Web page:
Miscellaneous BakingView Our Alphabetical Recipe Index for Miscellaneous Baking
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amazing rolls . M. The whole thing is
This is a white chocolate bark- delicious, quick and pretty as a picture, which makes it a perfect holiday gift. If you had dried strawberries, those would substitute nicely for the dried cranberries. You can also do this recipe with dark or milk chocolate. If your chocolate starts to discolor, (that is called bloom), dust the confection with cocoa.
These are too good – embarrassingly good and ridiculously easy. It’s hamantashen, it’s pastry, it’s Danish, it’s novel and yet homey and a new tradition you have to adopt. Imagine tender pastry bottoms, a baked cheesecake filling and cherry cheesecake topping in one little package. It's refreshing and different but still manages to say Happy Purim!
This is not Cheskie’s recipe. This is mine. It is inspired by Cheskie’s Bakery in Montreal, who makes this incredible specialty to rave reviews like this one, by Jane and Michael Stern of Road Food. The bubka comes in chocolate (and I assume cinnamon but there was none the day I went down) and is a heavyweight loaf (sold by the pound) of micro thin layers of bubka dough, yielding a dense, chewy, old-fashioned bubka. This is not a puffy, bready bubka, this is more pastry-like. Check out: http://www.roadfood.com/Reviews/Writeup.aspx?ReviewID=3637&RefID=3751
This is made in a huge loaf pan and then cut in two and sold in halves. If you count the layers of a Cheskie’s bubka, there are some 24 thin layers, all coiled up! If you want a Chocolate Bubka, omit the cinnamon and replace it with double the cocoa.
Like the crunch of biscotti but want a savory (salty) munch instead? These are sort of like wine-and-cheese sticks, vino et fromaggio: tender/crisp bites that are nicely eaten, out of hand, with a glass of wine or punch, while you are waiting for dinner to be ready or want a bite with a friend. This is a good gift (with a bottle of Chianti, special olive oil and a hunk of imported Parmesan) or a great cocktail hour nibble. These are humble looking but tasty enough for some gourmet food company to come calling for the recipe.
Paneforte or ‘strong bread’ is a delicious, candied confection, more than a cake. It dates back to the Crusades and is a predecessor of modern day fruitcake.It is often available in Italian food stores at Christmas but you can make one anytime. This version has a lovely hint of chocolate and a bite of extra spice – it is dense and chewy, and nicely studded with chunky whole almonds in each bite.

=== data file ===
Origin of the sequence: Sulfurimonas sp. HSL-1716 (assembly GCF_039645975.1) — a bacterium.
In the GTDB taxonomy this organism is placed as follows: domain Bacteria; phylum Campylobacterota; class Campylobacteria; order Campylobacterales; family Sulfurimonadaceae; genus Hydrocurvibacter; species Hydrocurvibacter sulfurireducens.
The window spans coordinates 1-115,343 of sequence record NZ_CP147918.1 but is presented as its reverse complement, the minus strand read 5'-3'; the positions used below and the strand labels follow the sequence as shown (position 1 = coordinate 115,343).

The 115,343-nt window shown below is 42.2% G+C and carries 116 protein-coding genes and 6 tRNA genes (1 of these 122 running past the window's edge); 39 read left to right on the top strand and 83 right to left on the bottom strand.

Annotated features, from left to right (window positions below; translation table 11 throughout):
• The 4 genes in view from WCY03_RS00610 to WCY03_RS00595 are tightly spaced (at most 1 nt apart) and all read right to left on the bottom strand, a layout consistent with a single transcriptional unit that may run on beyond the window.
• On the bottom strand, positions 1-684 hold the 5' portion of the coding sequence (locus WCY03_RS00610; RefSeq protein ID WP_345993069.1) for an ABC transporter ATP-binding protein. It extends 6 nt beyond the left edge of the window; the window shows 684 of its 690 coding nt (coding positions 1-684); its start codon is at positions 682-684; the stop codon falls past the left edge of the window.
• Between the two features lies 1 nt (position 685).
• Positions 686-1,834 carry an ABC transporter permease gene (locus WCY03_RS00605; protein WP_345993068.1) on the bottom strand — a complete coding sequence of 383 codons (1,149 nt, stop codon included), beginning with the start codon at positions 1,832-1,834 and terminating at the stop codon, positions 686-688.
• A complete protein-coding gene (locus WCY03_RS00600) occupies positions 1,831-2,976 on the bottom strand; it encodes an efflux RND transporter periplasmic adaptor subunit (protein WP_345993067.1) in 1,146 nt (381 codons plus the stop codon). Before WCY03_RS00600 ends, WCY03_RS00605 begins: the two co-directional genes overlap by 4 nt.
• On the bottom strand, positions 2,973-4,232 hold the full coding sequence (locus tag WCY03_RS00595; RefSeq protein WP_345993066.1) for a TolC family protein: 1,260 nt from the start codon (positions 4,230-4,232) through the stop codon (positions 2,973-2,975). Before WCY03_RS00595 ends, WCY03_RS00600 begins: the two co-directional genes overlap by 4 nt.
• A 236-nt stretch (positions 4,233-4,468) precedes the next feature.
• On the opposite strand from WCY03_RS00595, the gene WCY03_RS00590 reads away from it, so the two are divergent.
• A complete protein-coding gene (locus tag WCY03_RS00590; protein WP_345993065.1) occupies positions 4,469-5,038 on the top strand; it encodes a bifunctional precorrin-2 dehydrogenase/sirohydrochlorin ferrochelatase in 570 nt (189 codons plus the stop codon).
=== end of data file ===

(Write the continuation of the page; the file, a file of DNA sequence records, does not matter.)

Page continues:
Chocolate cinnamon ‘schmear’, chocolate chips in the filling, and slicked up with a chocolate fondant glaze. Yum. Maple your preference? See the variation.
This is superb for a party or brunch. It is different and satisfying – not quite chocolate soufflé cake and not a cheesecake but somewhere in-between. It is as good served chilled in wedges with warm white chocolate sauce as it is slightly warm out of the oven, with caramel sauce or whipped cream or even a scoop of softened vanilla ice-cream. Use leftover chocolate cake such as Classic Dark Chocolate Layer Cake and leftover Notting Hill Brownies (without any nuts in it) or your own. If you are really time-pressed, use leftover store-bought or a mix. I give you permission for the final results of this cake are more than the sum of the parts (although homemade everything makes it cake Utopia). And if you don’t have enough cake - use more brownies; or vice versa or make up the difference with the bread chunks. It is a flexible recipe. Chocolate extract is optional but a nice touch. Nielsen Massey makes it and can advise you where to find it online or in stores.
Chocolate hamantaschen make for a nice change and they're perfect for kids
who may not care for some of the more tart fruit fillings. You will find
chocolate hazelnut paste in the peanut butter and jam section of most
supermarkets. Or use this in the Chocolate Peanut Butter Hamantashen recipe in my Complete Recipe Archives.
The subtle taste of hazelnut cream together with rich pure chocolate
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